Charting a Course to Better Knitting
I can’t tell you how many times I’ve heard knitters—seasoned, veteran knitters—talk about knitting charts with the same dread reserved for major dental surgery. “I avoid any pattern that uses charts.” “WAY too confusing.” – or – Reading knitting charts is something I could never figure out. I’ve heard these all, and more.
I get it: knitting charts have all these weird symbols and a hieroglyphic feel that can be off-putting if you’ve never used them. But if you can master language, or learn how to drive a car, or knit a garter stitch shawl, reading knitting charts is a walk in the park. Granted, we generally have help when learning a new language or a new skill. Our newest course, How to Read Knitting Charts with Jennifer Dassau is your personal Rosetta Stone when it comes to deciphering those spikey, squiggly symbols.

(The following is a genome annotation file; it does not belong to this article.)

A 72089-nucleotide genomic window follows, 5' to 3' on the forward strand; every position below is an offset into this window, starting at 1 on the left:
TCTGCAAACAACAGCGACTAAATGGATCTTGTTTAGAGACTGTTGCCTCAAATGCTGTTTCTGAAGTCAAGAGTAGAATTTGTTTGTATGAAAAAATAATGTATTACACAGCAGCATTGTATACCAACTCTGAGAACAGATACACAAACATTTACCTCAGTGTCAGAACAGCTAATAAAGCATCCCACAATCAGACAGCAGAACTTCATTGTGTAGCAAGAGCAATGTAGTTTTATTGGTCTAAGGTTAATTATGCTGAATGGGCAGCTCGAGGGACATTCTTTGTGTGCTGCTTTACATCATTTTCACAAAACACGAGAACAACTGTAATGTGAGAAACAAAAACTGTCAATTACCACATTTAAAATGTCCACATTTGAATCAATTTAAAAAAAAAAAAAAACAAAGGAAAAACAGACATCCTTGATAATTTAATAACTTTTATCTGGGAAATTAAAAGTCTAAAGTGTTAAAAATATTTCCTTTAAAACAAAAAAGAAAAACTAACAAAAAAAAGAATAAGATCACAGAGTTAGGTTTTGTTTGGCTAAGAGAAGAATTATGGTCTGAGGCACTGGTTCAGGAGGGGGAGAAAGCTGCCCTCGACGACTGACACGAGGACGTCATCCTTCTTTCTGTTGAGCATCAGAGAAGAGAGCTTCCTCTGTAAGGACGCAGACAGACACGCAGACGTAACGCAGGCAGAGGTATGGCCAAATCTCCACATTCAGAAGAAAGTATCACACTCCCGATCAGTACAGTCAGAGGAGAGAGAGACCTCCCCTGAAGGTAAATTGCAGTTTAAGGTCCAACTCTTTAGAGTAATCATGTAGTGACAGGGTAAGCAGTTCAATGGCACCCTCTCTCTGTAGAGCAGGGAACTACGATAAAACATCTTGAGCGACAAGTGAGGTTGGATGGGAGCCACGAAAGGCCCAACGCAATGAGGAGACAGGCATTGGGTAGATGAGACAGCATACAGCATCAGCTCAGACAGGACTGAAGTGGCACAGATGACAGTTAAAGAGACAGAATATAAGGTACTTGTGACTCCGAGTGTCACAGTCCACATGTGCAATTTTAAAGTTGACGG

Although she is better known for her short-row designs, Jennifer has recently delved into the world of charted patterns in her own work. As she says in her course, the really cool thing about knitting charts is they actually look like the knitting. Take her Aqueous Sweater for example; if you look at the chart and a swatch, maybe squinting a little, you can see they look pretty similar. A chart is nothing more than a concise way of writing a pattern and communicating what it will look like knitted up. Just look at some basic knit symbols and see how they resemble the stitch they represent.
The chart-pattern correspondence is super evident when you look at colorwork charts. Compare this chart and the knitted swatch; one is a bit fuzzier, but that’s it. And how much more simple is it to see a chart than to read “With MC, knit 3; with CC, knit 2; with MC, knit 2; with CC, knit 3.”
Join Jennifer and learn the mysteries of lace charts, cable charts, colorwork charts, and more. She even covers short-row symbols, as you might expect. With plenty of practice charts, swatch exercises, and even 2 bonus patterns from Interweave, you’ll be over your trepidation in no time.
Be brave, knitters!